MANDEL NGAN via Getty Images

Schumer gave Manchin time to shop his Freedom to Vote Act to Republican senators, but none agreed to sign on, and every single GOP senator filibustered it when Schumer brought it to the floor.

As the Freedom to Vote Act came up against a GOP filibuster, the House passed the John Lewis voting rights bill. Manchin supported this bill all along, saying it could attract Republican support. And it has.

Sens. Patrick Leahy (D-Vt.), Dick Durbin (D-Ill.) and Manchin announced a compromise on Tuesday with Sen. Lisa Murkowski (R-Alaska) to obtain her support for the John Lewis voting rights law.

The compromise makes a state’s enactment of voter identification laws optional in the consideration of whether the state obtains a record of enacting discriminatory practices. States with a history of discriminatory practices as described in the law must clear election changes in advance with the Department of Justice or through the courts. Another change to the bill removes legislation banning the delivery of food and drinks to voters waiting in line from the list of known discriminatory practices.

Support from one Republican is not enough to overcome a filibuster, which requires the votes of 60 senators to begin and end debate on most bills. That means the only way for either the John Lewis voting rights bill or the Freedom to Vote Act to pass is by changing the Senate’s filibuster rules.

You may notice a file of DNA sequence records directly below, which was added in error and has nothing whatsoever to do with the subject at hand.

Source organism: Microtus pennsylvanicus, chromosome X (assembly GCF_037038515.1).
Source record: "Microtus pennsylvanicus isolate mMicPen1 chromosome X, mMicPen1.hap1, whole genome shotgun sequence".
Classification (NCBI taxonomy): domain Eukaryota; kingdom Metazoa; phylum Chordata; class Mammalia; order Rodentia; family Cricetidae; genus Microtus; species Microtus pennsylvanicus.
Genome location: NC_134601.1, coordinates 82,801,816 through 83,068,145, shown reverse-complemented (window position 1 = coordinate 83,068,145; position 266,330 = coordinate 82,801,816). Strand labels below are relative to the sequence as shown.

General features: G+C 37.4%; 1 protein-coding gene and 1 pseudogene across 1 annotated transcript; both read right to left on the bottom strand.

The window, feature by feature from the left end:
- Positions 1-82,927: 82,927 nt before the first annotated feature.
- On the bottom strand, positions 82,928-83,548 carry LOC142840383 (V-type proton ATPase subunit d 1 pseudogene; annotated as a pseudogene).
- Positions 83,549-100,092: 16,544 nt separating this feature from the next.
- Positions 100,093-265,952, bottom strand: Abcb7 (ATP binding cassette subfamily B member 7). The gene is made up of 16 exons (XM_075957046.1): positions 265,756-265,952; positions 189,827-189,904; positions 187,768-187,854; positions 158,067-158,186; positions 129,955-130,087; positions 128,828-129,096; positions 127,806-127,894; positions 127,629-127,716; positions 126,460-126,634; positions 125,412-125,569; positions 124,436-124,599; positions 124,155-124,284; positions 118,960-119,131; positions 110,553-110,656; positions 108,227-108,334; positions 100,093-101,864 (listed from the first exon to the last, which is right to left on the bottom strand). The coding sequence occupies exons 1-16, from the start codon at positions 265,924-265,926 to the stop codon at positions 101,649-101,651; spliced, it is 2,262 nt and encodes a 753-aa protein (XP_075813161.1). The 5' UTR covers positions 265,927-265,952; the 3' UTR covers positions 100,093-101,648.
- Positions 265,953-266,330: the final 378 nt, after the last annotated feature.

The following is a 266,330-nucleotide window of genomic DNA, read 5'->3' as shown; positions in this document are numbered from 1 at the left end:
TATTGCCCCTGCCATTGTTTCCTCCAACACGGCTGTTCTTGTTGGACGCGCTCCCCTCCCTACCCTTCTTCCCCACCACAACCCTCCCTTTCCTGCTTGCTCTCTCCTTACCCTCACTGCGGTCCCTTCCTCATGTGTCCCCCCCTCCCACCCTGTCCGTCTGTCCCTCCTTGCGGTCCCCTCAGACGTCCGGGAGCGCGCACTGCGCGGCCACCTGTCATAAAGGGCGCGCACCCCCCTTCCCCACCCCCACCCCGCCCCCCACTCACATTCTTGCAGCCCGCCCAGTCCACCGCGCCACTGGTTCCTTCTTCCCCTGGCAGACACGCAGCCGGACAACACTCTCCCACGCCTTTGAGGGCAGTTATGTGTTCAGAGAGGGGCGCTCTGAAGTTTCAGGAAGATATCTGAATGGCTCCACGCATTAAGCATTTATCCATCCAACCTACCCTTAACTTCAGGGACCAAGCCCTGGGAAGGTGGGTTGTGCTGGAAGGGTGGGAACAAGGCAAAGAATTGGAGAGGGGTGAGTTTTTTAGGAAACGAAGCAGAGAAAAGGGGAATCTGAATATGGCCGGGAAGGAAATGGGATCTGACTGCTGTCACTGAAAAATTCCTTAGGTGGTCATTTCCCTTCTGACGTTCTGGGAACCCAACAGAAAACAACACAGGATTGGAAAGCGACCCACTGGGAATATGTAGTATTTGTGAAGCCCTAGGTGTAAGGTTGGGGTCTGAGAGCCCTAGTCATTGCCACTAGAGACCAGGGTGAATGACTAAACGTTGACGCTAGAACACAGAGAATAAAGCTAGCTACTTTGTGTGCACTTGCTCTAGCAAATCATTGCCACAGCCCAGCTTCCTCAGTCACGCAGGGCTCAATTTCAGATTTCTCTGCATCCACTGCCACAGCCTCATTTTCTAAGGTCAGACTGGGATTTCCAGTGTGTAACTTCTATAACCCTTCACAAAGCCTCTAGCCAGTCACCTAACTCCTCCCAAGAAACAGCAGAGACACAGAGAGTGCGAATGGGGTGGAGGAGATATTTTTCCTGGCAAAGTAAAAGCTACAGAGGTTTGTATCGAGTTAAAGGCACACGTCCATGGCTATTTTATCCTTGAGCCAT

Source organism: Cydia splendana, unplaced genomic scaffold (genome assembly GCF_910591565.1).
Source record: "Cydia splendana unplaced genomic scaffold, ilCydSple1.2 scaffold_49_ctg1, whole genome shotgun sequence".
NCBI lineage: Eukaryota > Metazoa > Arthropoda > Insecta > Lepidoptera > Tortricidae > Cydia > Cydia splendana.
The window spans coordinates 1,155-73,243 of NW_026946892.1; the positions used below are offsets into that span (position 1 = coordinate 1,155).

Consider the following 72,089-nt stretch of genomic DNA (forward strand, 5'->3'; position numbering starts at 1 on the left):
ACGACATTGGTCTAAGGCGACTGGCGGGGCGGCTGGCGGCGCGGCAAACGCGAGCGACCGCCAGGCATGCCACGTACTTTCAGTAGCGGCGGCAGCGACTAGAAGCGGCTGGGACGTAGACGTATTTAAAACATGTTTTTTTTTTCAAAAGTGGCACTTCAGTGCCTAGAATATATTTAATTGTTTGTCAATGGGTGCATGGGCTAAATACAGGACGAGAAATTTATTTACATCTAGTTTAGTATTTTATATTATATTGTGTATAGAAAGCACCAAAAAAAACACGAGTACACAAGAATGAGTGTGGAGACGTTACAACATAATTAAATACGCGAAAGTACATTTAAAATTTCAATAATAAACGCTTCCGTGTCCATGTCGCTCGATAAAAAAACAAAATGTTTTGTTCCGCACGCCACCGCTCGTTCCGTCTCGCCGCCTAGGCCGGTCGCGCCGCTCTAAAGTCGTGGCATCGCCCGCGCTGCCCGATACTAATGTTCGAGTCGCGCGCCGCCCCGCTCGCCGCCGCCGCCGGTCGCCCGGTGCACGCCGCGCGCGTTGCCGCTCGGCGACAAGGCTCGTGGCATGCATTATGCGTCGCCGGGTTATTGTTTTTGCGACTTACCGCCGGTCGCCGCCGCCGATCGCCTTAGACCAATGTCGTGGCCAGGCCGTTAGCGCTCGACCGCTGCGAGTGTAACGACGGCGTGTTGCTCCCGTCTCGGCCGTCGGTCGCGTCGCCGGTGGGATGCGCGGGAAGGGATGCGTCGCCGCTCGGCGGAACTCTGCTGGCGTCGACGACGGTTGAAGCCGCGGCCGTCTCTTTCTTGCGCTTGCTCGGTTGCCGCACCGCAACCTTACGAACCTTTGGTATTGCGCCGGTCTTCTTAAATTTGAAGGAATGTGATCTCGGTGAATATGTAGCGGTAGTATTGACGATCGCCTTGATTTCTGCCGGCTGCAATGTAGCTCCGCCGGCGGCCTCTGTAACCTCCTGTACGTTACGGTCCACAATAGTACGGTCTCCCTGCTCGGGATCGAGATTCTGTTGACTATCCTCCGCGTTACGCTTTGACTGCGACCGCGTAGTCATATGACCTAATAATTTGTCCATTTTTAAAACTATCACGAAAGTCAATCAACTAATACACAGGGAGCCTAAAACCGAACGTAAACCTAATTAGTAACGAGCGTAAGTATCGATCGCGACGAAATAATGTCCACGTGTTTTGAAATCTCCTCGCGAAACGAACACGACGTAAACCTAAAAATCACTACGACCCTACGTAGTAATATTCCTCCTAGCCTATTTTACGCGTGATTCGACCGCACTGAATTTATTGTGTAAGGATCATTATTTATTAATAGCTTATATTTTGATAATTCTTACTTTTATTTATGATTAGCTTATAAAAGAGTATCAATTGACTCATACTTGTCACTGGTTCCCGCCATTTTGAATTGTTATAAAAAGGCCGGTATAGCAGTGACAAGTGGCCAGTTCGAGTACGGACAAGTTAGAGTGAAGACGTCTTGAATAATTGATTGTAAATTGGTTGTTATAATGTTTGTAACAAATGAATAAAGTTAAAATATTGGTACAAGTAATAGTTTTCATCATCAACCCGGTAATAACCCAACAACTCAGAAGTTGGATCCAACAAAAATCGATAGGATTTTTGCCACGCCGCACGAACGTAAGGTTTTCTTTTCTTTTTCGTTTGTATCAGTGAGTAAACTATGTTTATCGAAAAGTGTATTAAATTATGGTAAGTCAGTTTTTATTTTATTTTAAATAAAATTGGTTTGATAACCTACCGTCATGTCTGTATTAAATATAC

If anything, Murkowski’s support illustrates how extreme Republicans have become in opposing voting rights legislation. When the Voting Rights Act last came up for reauthorization in 2006, it passed the Senate 98-0. Today, the GOP is happy to stand aside and let the conservative Supreme Court gut the 1965 act that ended Jim Crow election practices.

Republicans have shown Manchin they have no interest in passing voting rights legislation. The Senate Democratic caucus will now need to determine whether this is enough to gain his support to change the filibuster rules.

Democrats are now campaigning for “restoring the Senate” by changing the rules to allow more debate on legislation and a pathway to passage. What that would look like remains to be seen. The options being discussed include a filibuster carveout for voting rights legislation and the restoration of some form of talking filibuster.

Prior to Wednesday’s vote, Schumer strategized with Sens. Angus King (I-Maine), Tim Kaine (D-Va.) and Jon Tester (D-Mont.) about the three moderates holding “family discussions” with other Democratic senators to find a way to “restore the Senate” and pass voting rights legislation around the filibuster, according to a senior Senate Democratic aide.

What is clear is that the existing avenues for all forms of voting rights legislation are blocked. The only way through is by changing the rules. The question now is whether Democrats genuinely believe that the new restrictive voting laws in several states, as well as Trump’s election fraud lies that led to the Jan. 6 insurrection, really are a threat to free and fair elections ― or not.